Today was Day 2 of Erica Smith's 100 counties in 100 days tour of North Carolina. This morning, she and Gary Chambers met voters at the Durham Bull Bronze Sculpture and this evening they talked with voters in Raleigh's Moore Square Park. While Smith was listening to voters' concerns and talking with them about her vision for a progressive and equitable North Carolina, Trump was 99 miles away in Greenville-- an hour and twenty minute drive down U.S. 264. "While Trump is here today, " Erica told me between stops, "he won't be here forever. Democrats have been let off the hook these past 4 years because opposition to Trump has often been enough. We cannot use Trump as a crutch or as an excuse to not embrace the structural changes that our corrupt government, rigged economy, and broken healthcare system require. It isn't enough just to run against someone. You need to run on something. Working people don't care what names you call Trump, they care what you're going to do to raise their wages, to improve their healthcare, to ensure that a roof stays over their head and that the air they breathe and the water they drink remain clean. This moment calls for candidates running on bold and progressive platforms. Not one's running away from them and hiding behind our disgraced former President."
If Erica Smith is all about a progressive vision for North Carolina's working and middle class, Trump's speech at the North Carolina GOP convention was all about himself-- and his grievances against Facebook, Fauci, and all the regulars and about his idiotic claim to have won the election. He did win in North Carolina, narrowly-- 49.93% to 48.59%-- at least in part because of a crappy conservative Democratic Senate candidate, compliments of Schumer, whose flailing campaign dragged Biden down in Robeson, Bladen, Martin, Granville, Gates and Scotland counties.
Trump harping on the past, though, isn't something other Republicans running for office want. One top staffer to a House Republican told me that Republicans in swing districts would "like to see him fall off a boat and be eaten by sharks... It would generate a sympathy vote without all the negativity he brings to the table. He may be good for candidates in overwhelming red districts... [but] in districts like ours he's toxic. Wing voters don't like him; that's why he lost last time."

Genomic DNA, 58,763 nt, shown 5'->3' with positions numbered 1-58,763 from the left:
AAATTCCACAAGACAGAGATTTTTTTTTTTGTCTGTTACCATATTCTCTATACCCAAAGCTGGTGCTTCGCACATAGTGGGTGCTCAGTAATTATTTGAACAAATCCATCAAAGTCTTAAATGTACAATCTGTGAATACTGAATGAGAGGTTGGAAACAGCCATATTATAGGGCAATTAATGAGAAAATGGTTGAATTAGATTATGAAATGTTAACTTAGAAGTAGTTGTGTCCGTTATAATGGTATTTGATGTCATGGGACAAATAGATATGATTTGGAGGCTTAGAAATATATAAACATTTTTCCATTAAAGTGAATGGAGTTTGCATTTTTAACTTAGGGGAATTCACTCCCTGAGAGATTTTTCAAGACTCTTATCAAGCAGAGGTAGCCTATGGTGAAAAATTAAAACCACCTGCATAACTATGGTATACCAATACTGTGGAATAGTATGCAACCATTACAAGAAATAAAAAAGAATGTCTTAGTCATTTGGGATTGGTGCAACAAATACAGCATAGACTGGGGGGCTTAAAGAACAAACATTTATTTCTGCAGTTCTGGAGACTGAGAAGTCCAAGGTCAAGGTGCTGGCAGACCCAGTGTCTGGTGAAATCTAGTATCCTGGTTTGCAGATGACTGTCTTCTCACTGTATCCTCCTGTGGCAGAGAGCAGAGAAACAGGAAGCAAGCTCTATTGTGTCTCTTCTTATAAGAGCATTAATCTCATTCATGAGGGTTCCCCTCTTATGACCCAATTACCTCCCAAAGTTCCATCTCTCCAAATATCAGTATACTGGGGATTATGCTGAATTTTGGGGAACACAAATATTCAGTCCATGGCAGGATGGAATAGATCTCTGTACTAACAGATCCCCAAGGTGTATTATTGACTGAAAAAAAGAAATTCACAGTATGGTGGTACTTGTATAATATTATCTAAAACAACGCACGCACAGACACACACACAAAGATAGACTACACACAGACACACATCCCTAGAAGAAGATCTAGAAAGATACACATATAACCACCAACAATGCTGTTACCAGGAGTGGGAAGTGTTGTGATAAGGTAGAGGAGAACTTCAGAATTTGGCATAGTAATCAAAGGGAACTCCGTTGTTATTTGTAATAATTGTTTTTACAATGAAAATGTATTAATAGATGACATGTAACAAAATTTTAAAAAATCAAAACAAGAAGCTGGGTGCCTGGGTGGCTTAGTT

Trump doesn't care about these kinds of sentiments and rarely thinks beyond himself. He wouldn't care if his presence on the ballot helps Erica Smith neat McCrory or Walker or whomever the North Carolina GOP runs-- just as long as he wins the state in 2024 if he decides to run. And if he doesn't run... the limelight-- with its attendant opportunities for more grifting-- certainly is more important to him than the careers of any Republican politicians.
By the way, you can contribute to Erica Smith's campaign-- help her pay for some gas-- here. The last thing we need is another Republican-lite Schumer candidate to lose North Carolina again. The two establishment shills running against Erica, were both campaigning today, not on ideas to make Carolinians' lives better, but on rather pointlessly disparaging Trump.
As Dan Balz wrote this morning in a piece about how Republicans-- like it or not-- are inexorably tied to Trump and his failed coup, "Trump, who according to recent reports is consumed with fantasy that audits of the 2020 election will result in his reinstatement as president, will continue to insert himself in GOP primaries and upcoming general elections. Every Republican, whether running in a primary in a red state or district or needing swing voters in a general election contest in a swing state, will have to calibrate how much or how little to embrace him. Bush and Pence are two examples of this, but they will have plenty of company as the party continues to grapple with Trump’s legacy and future ambitions."